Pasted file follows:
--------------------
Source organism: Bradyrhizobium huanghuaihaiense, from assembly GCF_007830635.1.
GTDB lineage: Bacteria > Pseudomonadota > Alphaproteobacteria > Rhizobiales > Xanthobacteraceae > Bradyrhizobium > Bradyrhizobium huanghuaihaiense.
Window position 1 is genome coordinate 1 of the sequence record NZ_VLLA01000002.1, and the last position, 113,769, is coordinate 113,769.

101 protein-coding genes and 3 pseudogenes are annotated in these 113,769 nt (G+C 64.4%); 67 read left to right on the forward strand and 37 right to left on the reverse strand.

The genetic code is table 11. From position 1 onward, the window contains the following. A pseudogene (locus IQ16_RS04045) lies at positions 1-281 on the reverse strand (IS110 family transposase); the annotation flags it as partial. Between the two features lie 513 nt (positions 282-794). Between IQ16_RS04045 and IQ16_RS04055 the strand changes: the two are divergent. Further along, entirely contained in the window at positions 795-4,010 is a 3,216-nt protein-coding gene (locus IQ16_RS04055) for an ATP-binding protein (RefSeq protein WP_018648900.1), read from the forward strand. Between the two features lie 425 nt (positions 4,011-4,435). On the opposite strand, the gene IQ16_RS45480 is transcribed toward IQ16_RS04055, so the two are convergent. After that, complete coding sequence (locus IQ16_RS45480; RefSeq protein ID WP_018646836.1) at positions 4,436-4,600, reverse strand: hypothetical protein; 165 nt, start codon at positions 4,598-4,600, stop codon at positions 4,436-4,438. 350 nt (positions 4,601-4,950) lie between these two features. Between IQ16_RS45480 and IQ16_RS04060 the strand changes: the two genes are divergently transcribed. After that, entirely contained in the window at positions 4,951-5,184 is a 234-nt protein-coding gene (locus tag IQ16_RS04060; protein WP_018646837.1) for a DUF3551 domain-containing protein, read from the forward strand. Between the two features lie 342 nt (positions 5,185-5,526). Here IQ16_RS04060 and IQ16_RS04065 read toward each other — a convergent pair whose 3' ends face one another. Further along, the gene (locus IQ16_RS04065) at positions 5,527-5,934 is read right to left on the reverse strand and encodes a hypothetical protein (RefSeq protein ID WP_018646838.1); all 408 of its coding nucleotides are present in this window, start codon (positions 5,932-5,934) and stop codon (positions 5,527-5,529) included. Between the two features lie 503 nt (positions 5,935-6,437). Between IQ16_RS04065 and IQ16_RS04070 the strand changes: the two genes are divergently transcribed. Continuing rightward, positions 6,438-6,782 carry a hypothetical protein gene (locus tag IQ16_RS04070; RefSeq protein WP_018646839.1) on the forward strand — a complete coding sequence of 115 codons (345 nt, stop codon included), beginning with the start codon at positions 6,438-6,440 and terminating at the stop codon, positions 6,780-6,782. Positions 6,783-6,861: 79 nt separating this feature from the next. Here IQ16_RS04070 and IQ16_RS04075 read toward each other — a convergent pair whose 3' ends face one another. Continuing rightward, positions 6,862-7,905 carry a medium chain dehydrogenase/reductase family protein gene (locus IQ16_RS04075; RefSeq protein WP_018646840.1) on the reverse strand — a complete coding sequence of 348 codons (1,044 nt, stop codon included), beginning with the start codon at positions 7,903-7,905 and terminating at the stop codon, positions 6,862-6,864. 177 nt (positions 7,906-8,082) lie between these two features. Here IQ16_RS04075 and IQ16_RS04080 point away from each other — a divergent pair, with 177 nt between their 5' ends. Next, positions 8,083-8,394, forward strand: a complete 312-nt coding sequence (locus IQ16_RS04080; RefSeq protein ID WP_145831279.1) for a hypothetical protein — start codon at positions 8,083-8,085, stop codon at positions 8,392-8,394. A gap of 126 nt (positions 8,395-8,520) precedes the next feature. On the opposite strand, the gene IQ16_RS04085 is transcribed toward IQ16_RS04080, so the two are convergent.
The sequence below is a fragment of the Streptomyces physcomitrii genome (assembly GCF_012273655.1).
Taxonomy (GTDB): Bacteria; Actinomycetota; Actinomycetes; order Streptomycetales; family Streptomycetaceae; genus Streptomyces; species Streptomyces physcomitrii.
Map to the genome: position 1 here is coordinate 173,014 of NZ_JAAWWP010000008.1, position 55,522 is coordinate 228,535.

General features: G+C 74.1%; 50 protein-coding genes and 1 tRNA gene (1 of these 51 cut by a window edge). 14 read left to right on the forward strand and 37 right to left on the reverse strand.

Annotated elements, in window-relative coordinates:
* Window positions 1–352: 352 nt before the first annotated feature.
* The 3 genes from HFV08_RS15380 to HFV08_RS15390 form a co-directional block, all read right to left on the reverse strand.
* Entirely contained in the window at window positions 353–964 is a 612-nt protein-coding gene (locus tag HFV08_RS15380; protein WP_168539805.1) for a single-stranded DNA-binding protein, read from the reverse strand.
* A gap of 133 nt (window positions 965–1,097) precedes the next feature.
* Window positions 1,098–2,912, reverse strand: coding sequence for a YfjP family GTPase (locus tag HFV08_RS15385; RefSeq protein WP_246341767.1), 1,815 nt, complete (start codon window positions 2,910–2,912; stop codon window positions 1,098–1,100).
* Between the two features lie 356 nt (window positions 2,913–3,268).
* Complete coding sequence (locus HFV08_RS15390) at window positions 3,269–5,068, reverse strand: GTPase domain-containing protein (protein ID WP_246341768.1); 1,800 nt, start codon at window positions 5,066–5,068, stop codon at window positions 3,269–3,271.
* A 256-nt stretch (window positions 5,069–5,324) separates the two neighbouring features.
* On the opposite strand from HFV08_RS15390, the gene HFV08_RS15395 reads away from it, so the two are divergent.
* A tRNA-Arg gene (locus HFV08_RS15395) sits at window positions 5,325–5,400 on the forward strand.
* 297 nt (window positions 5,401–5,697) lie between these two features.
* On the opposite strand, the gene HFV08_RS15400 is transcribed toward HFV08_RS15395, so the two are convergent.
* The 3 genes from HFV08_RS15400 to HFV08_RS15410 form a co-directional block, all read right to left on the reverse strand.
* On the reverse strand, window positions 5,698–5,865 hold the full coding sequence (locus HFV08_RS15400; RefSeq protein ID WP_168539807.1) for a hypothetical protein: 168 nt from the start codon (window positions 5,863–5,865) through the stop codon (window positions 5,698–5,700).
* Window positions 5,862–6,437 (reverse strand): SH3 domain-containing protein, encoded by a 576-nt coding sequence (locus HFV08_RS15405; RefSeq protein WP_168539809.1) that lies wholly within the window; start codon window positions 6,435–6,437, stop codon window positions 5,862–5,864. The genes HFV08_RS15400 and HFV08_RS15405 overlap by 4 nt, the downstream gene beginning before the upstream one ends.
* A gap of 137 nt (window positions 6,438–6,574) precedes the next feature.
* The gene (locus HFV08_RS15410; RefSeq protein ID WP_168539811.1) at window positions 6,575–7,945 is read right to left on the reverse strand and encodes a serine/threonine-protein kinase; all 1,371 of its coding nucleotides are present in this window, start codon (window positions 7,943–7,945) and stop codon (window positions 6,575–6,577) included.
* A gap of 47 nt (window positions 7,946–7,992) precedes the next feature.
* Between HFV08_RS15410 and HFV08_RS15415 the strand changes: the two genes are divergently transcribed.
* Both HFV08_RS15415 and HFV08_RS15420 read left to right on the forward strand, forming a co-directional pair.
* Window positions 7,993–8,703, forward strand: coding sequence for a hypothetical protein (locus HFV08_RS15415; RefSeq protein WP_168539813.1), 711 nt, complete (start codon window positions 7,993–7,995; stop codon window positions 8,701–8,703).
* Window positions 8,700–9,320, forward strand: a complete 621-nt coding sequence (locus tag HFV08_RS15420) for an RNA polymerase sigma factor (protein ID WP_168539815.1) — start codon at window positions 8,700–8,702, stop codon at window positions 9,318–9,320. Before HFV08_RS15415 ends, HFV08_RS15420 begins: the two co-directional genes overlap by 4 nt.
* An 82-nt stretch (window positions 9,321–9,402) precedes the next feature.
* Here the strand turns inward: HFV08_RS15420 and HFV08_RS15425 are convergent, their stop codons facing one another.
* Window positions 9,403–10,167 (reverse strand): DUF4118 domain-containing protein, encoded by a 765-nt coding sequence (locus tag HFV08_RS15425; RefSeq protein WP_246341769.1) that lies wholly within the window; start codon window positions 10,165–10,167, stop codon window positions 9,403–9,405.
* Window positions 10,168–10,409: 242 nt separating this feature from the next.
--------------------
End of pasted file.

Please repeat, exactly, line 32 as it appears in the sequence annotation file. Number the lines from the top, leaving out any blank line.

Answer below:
* Window positions 8,700–9,320, forward strand: a complete 621-nt coding sequence (locus tag HFV08_RS15420) for an RNA polymerase sigma factor (protein ID WP_168539815.1) — start codon at window positions 8,700–8,702, stop codon at window positions 9,318–9,320. Before HFV08_RS15415 ends, HFV08_RS15420 begins: the two co-directional genes overlap by 4 nt.